OpenGov: It’s Better Together

19 December 2012
Andalucia Beach Hotel
Official Site | Register

So… when a country joins the Open Government Partnership, they agree to create a National Action Plan about how they will make their government more open. They also agree to work with local civil society to develop this plan.

Now, just hypothetically, let’s pretend that you are one of the few (sarcasm) countries in the world whose government does not have experience being collaborative with their harshest critics  — civil society, the people who are always monitoring and critiquing government activities, the same people who seem to think that they know best how to run a country!

What to do? What to do?!?

This event is intended to give Tunisia a boost towards overcoming this dilemma. Specifically, we are bringing together government champions, civil society idealists, and private sector innovators for the following reasons:

  1. Develop common Tunisian language and understanding around open government.
  2. Develop working relationships between all three sectors.

The format of this event (available on the agenda page from the Official Site link above) is specifically designed to accomplish all of this in one long day. It starts with Tunisia’s Minister of Governance and Anti-Corruption, and fills out most of the morning with perspectives from all three sectors on what open government means, and what activities are already under way in Tunisia. There is also time set aside for the participants to get to know each other while brainstorming open government project ideas that will improve Tunisia.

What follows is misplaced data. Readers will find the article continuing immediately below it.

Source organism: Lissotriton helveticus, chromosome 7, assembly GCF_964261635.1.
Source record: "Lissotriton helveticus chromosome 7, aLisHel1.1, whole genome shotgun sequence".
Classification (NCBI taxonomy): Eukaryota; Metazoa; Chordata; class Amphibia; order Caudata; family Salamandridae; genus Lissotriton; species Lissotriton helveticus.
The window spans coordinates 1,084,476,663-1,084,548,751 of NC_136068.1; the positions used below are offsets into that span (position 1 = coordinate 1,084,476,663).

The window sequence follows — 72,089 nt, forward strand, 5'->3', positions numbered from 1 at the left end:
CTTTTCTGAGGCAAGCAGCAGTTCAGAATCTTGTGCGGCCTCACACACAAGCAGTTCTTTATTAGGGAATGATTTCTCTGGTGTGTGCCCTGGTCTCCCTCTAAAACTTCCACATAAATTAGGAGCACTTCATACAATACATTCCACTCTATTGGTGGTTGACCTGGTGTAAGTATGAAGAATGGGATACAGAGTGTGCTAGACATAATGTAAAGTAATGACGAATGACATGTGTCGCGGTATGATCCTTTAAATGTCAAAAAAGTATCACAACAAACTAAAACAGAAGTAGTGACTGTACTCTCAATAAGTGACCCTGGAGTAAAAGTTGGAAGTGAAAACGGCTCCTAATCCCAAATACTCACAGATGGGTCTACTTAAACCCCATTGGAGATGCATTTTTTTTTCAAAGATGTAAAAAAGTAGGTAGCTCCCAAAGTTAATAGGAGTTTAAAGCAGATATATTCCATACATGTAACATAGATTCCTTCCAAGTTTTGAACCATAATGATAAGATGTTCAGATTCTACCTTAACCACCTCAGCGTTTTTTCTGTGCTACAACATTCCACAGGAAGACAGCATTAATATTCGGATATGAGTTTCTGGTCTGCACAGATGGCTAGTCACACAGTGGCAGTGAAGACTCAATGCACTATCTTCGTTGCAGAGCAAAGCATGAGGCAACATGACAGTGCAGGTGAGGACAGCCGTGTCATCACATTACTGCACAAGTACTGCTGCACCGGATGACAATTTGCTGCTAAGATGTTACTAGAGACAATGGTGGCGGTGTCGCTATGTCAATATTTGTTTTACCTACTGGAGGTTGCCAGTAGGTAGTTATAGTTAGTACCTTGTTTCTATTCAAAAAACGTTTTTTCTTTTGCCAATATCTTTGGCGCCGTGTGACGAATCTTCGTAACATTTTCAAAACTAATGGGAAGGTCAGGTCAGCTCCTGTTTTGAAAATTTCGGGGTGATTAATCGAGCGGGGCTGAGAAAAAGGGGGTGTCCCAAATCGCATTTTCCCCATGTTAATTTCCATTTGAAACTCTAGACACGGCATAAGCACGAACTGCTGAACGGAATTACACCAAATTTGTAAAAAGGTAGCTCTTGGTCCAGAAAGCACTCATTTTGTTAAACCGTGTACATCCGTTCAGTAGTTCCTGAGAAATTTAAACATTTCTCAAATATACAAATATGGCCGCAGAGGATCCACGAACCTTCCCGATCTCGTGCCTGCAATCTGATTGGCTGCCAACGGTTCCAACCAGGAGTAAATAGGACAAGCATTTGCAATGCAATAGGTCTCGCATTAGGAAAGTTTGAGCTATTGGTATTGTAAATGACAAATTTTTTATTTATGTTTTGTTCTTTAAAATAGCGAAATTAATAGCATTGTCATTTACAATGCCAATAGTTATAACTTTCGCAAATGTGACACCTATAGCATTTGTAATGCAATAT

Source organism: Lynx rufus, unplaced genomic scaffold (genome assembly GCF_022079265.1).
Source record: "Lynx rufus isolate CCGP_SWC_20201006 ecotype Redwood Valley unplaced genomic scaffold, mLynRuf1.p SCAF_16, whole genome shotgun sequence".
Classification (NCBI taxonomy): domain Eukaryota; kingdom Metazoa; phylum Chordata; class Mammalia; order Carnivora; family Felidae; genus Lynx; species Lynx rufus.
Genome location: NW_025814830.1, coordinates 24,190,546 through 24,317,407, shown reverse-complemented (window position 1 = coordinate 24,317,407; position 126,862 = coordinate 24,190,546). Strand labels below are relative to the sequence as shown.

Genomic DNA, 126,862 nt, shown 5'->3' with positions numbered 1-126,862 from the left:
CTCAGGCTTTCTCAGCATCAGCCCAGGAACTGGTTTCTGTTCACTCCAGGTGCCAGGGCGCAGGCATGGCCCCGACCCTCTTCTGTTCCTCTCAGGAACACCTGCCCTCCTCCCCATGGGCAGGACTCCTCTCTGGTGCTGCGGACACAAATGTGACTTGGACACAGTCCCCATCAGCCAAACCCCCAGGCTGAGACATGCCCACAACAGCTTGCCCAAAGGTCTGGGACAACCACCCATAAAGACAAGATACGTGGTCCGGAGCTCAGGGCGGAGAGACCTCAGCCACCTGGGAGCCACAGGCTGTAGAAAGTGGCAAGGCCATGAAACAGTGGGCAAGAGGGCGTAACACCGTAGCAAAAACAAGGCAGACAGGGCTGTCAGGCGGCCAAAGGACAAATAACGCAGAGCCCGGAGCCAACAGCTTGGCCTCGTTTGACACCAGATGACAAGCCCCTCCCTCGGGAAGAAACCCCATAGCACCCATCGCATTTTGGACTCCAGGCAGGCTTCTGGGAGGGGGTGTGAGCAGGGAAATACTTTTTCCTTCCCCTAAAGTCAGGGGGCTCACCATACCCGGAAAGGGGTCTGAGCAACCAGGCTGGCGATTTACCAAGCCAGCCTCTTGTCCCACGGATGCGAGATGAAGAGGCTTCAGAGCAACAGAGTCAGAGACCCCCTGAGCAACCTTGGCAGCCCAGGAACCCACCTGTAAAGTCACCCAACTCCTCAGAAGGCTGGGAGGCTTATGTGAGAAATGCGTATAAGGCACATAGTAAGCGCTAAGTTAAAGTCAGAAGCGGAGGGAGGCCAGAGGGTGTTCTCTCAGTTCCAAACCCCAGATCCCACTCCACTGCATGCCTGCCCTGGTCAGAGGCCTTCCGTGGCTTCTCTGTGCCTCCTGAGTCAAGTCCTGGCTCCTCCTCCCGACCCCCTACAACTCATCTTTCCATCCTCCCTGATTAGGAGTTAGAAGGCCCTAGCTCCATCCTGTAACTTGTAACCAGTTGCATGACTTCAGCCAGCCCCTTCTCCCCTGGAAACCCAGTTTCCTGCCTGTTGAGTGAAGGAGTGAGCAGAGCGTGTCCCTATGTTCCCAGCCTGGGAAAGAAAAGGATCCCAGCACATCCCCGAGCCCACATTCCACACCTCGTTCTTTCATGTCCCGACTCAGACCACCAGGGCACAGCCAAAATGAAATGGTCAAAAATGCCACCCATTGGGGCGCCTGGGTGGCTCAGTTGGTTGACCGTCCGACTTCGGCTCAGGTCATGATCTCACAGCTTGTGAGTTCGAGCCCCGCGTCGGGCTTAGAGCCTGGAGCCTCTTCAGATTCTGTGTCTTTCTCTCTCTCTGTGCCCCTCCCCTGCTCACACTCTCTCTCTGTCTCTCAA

The afternoon begins with some impressive international speakers and quickly moves into participant-driven, small group discussions that focus on clarifying the projects that were brainstormed earlier in the day. This is the most interesting and important part of the event, for it is during these sessions that the participants will get to know each other, not as government bureaucrats or civil society critics, but as individuals with a passion for improving Tunisia. As these conversations evolve, cross sector relationships – even nascent friendships will form. If everything goes well (these things can’t be forced, you know – you just have to make room for the magic to happen!!), the foundations will be built upon which collaboration between civil society and the government may happen.

It’s going to be a lot of fun!